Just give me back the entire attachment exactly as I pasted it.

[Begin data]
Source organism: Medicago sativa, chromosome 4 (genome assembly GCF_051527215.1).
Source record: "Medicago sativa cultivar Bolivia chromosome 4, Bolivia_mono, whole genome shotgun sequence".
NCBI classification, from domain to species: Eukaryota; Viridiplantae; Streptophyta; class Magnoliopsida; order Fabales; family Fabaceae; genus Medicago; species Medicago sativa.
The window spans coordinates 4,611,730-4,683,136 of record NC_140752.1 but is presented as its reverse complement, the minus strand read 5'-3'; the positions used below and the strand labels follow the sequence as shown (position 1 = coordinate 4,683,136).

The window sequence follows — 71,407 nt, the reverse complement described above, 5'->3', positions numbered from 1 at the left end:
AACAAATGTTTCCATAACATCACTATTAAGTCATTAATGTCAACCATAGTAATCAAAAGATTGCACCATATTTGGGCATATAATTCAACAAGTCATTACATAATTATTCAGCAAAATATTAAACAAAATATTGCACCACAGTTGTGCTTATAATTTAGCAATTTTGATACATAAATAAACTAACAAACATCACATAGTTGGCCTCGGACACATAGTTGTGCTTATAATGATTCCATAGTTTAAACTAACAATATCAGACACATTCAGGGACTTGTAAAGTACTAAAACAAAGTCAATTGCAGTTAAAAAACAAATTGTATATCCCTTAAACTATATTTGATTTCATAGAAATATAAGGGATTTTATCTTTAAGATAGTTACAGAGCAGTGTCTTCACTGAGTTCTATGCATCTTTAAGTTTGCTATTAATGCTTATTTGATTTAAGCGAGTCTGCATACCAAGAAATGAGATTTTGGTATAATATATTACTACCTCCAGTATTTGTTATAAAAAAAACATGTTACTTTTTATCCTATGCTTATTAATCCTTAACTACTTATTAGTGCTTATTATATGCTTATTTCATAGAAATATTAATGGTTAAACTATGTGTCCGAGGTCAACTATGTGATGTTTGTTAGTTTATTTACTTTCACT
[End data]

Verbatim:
Source organism: Medicago sativa, chromosome 4 (genome assembly GCF_051527215.1).
Source record: "Medicago sativa cultivar Bolivia chromosome 4, Bolivia_mono, whole genome shotgun sequence".
NCBI classification, from domain to species: Eukaryota; Viridiplantae; Streptophyta; class Magnoliopsida; order Fabales; family Fabaceae; genus Medicago; species Medicago sativa.
The window spans coordinates 4,611,730-4,683,136 of record NC_140752.1 but is presented as its reverse complement, the minus strand read 5'-3'; the positions used below and the strand labels follow the sequence as shown (position 1 = coordinate 4,683,136).

The window sequence follows — 71,407 nt, the reverse complement described above, 5'->3', positions numbered from 1 at the left end:
AACAAATGTTTCCATAACATCACTATTAAGTCATTAATGTCAACCATAGTAATCAAAAGATTGCACCATATTTGGGCATATAATTCAACAAGTCATTACATAATTATTCAGCAAAATATTAAACAAAATATTGCACCACAGTTGTGCTTATAATTTAGCAATTTTGATACATAAATAAACTAACAAACATCACATAGTTGGCCTCGGACACATAGTTGTGCTTATAATGATTCCATAGTTTAAACTAACAATATCAGACACATTCAGGGACTTGTAAAGTACTAAAACAAAGTCAATTGCAGTTAAAAAACAAATTGTATATCCCTTAAACTATATTTGATTTCATAGAAATATAAGGGATTTTATCTTTAAGATAGTTACAGAGCAGTGTCTTCACTGAGTTCTATGCATCTTTAAGTTTGCTATTAATGCTTATTTGATTTAAGCGAGTCTGCATACCAAGAAATGAGATTTTGGTATAATATATTACTACCTCCAGTATTTGTTATAAAAAAAACATGTTACTTTTTATCCTATGCTTATTAATCCTTAACTACTTATTAGTGCTTATTATATGCTTATTTCATAGAAATATTAATGGTTAAACTATGTGTCCGAGGTCAACTATGTGATGTTTGTTAGTTTATTTACTTTCACT